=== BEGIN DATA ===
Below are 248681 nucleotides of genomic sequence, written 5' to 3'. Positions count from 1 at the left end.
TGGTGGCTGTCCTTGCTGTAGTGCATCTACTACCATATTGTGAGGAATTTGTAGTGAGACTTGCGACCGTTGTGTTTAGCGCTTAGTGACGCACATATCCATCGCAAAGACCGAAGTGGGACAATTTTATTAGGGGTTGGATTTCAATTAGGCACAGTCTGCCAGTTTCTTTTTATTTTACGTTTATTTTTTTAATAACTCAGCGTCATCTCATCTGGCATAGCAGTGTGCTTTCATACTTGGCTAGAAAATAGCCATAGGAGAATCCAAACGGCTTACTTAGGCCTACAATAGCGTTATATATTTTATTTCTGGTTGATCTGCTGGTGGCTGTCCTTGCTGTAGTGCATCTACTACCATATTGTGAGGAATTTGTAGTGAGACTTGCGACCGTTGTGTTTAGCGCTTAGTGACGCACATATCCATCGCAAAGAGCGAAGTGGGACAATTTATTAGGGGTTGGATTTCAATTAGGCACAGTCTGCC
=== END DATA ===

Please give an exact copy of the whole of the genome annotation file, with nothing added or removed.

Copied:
Below are 248681 nucleotides of genomic sequence, written 5' to 3'. Positions count from 1 at the left end.
TGGTGGCTGTCCTTGCTGTAGTGCATCTACTACCATATTGTGAGGAATTTGTAGTGAGACTTGCGACCGTTGTGTTTAGCGCTTAGTGACGCACATATCCATCGCAAAGACCGAAGTGGGACAATTTTATTAGGGGTTGGATTTCAATTAGGCACAGTCTGCCAGTTTCTTTTTATTTTACGTTTATTTTTTTAATAACTCAGCGTCATCTCATCTGGCATAGCAGTGTGCTTTCATACTTGGCTAGAAAATAGCCATAGGAGAATCCAAACGGCTTACTTAGGCCTACAATAGCGTTATATATTTTATTTCTGGTTGATCTGCTGGTGGCTGTCCTTGCTGTAGTGCATCTACTACCATATTGTGAGGAATTTGTAGTGAGACTTGCGACCGTTGTGTTTAGCGCTTAGTGACGCACATATCCATCGCAAAGAGCGAAGTGGGACAATTTATTAGGGGTTGGATTTCAATTAGGCACAGTCTGCC